Or this one, which came up with the catchy title, “The Greek Tycoon’s One-Night Plan for Tax Purposes.” I think that one’s my favorite.
If you need more than a title, you might try this one, which has generators for titles, plots, character flaws, and a horde of other novel elements.
While random generators might help spark the creative process, what works best is to find a title that expresses what is unique about this particular story. Finding the right title is not like playing a roulette wheel, more like picking a snowflake out of a blizzard.
My story about Matthew and Liza needed some revising, and then more revising. And then some tweaking. And then re-tweaking. This is not a bad thing. Trust me when I say it needed the work. I am grateful that I had a kind editor who could point out the things that needed to be tweaked and revised.
Now it has a publication date. It should be coming out in January. This gives the production staff the time they need to work their magic on it.
But first, they need me to do more work. I need to think up some exciting titles that will tell the reader at a glance how fabulous, dazzling, and covered-in-glitter-amazing my story is. Or at least titles that will give them a hint what the story is about and rouse their curiosity so they have to click the link to see what it’s about.
Harlequin announced the final results of the Manuscript Matchmaker contest. Out of 132 entries in the first round, the editors offered contracts to 6 writers. I feel very privileged to be one of that number. It was an intense and amazing experience.
I really do believe that everyone who entered got something good out of the experience. The chance to get personalized, specific feedback from an experienced editor was fabulous. I hope all the authors who did not final in the contest take the opportunity to revise their manuscripts. In the forum posts, I was able to learn some details about their plots and characters, and these stories sounded like ones I would love to read.
“You didn’t really want to use this laptop, did you?”
Sometimes, it’s hard to convince those around you that writing is more important than playing with them. I am trying a compromise. Five minutes play time, twenty-five minutes staring at the computer muttering under my breath and deleting content.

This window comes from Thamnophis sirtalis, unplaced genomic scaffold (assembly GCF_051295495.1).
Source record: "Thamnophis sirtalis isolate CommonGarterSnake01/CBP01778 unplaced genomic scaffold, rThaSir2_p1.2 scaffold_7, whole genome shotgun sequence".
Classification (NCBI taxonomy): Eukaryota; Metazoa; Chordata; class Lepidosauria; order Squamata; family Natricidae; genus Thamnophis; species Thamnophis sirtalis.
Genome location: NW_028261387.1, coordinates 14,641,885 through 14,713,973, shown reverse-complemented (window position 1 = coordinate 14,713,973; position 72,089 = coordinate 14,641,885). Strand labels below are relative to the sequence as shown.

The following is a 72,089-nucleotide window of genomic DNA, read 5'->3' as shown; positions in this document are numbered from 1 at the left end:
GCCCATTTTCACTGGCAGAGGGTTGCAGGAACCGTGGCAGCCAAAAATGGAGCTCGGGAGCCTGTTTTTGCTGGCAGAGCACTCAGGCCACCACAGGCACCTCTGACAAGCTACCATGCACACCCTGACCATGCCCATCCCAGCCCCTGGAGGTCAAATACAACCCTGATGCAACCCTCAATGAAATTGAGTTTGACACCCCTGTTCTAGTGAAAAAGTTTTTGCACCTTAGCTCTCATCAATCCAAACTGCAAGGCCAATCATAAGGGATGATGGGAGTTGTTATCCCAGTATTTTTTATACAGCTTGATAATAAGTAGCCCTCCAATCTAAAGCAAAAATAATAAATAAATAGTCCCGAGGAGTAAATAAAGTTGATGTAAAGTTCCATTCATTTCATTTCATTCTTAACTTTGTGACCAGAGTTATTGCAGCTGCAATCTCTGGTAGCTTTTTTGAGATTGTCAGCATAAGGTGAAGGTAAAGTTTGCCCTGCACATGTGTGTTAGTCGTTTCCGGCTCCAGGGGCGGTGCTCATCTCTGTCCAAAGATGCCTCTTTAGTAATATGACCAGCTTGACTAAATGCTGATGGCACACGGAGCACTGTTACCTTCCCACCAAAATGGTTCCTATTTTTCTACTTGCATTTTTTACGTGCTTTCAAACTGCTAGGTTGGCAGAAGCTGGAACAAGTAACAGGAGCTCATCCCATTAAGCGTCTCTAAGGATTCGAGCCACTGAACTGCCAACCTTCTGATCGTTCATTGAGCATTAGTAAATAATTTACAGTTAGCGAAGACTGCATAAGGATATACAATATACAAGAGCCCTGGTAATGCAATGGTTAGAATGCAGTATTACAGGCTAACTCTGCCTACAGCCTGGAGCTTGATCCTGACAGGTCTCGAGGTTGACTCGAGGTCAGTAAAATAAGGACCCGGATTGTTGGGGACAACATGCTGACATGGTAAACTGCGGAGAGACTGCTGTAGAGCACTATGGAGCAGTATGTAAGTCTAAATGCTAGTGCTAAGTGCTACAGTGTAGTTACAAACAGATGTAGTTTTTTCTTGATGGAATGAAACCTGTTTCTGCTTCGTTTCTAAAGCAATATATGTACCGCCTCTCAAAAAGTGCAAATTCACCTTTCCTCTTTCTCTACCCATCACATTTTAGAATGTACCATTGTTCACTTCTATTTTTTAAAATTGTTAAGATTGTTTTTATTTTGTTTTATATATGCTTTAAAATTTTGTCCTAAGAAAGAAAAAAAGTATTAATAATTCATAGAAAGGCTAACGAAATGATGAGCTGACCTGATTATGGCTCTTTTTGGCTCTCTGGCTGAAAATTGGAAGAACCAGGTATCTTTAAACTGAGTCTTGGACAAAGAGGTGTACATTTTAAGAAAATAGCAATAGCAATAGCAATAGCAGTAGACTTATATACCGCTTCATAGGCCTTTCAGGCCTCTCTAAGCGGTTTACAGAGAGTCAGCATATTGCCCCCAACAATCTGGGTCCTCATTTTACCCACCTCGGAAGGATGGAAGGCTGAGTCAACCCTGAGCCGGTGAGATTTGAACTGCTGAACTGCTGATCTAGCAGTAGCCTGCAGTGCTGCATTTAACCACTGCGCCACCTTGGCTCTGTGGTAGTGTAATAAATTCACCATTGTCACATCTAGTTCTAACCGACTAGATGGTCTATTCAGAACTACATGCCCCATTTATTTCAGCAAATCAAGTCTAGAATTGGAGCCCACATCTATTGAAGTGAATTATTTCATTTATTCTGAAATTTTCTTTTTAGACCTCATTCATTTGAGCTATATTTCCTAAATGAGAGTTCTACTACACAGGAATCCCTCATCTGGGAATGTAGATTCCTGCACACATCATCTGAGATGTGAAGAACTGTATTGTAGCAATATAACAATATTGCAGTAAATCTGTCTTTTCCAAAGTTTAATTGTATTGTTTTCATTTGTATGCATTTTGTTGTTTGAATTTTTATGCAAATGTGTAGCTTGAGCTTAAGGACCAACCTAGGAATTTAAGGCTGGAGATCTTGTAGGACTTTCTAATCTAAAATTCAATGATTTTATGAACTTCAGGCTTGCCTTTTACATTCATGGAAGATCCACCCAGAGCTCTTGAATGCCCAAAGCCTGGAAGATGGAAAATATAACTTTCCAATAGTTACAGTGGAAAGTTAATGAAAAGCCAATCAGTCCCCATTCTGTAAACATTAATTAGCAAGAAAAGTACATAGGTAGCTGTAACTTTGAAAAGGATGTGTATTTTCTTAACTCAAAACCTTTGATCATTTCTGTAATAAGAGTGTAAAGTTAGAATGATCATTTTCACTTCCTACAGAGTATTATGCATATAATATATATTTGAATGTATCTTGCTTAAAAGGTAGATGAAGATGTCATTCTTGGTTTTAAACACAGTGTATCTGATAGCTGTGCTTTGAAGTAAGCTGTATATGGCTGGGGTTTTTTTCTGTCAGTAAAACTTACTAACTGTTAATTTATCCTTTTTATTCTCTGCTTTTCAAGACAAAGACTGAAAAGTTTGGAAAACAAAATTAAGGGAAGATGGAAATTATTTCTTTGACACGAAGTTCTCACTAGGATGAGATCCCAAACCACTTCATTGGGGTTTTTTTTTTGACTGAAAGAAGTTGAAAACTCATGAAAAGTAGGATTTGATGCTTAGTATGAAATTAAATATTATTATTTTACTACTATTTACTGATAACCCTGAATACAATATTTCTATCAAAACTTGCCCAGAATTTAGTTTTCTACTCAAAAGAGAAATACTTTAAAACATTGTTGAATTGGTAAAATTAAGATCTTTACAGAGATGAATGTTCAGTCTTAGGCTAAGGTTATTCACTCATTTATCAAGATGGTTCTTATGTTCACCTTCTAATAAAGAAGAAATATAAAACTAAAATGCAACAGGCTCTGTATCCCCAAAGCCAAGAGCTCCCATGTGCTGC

Link du jour: Harlequin Forums. There are some interesting discussions on writing, with tips on how to write for Harlequin and information on their latest writing contests.
It is a truth universally acknowledged that if you write a book, you want to see it published.
We want our words read, want the reader to weep or laugh at the right places, want someone to put down the last page and be glad they took the time to travel through a world we created.
“Would I scribble in my room if no one would see my words except me and maybe a cat? I don’t think so… I like to be read.” – Julia Quinn, RWA 15
I have always written, but I have not always finished what I started. Once I started to finish the novels, the itch of curiosity needed to be scratched. Was this story any good? Would someone like it if they read it? I started sending the first chapters out to contests hoping for impartial feedback. Contests are a great way to learn how to take criticism, but they are also a source of confusion.
“This is fabulous! Publish this NOW!” – Contest Judge #1
“It’s going to take a lot of work to whip this puppy into shape.” – Contest Judge #2 (exact same story)
Once my stories started to final in contests, I got feedback from agents and editors. While their feedback was helpful, it was very high level. They told me the stories needed work, but not where the problems were exactly.
“I liked this story, apart from the hero, heroine, and the plot.” -NY editor
Obviously, I needed to find some way to improve, but how could I get better if I did not know what I was doing wrong exactly?
So when I heard about Harlequin’s Manuscript Matchmaker contest for the Love Inspired Historical line of books, and learned that the editors were offering personalized feedback, I decided this was exactly what I needed. I sent in the first three chapters of a story, with a synopsis, and a kind editor wrote back pointing out the strengths and the weaknesses of the manuscript.
Um, wait. You want to read the rest of it as well?
Okay, so I would get feedback on a full manuscript. That would be even better. I wrote every morning before work, while my inner editor was still asleep. And I managed to finish a 70,000 word novel in 4-1/2 months. By the time I finished, I could not judge whether it was good or whether it was complete, absolute, and utter tripe. But it was done, so I patted myself on the back and went to work on the next novel. I decided the best way to deal with waiting for feedback was to concentrate on the Bright Shiny Idea that had come to visit me while I was struggling with finishing this story.
I need the structure and terror of deadlines. – Mary Jo Putney, RWA 15
I gave myself until August 15th to finish the first draft of my new story, figuring that the editors would probably start sending out feedback on the full manuscripts by that time. I knew that getting a rejection would probably damage my self-esteem enough to throw me out of the writing groove for a day or two, so I was aiming to get the ms. to a stopping place before then.
Except… last week, I got a call. Oh, a New York number. Must be another recruiter wanting me to apply for a temp job at Intel.
But it wasn’t a recruiter. Instead, it was kind Shana Asaro, from Harlequin, saying that she liked my story. And wanted to publish it.
That was a surreal moment. It still doesn’t seem quite real. I think I babbled something urbane and sophisticated, like “Oh wow!” but I’m not quite sure.
It’s funny. I had planned out exactly how to handle rejection. I had never planned how to handle acceptance. I had thought that good news could take care of itself.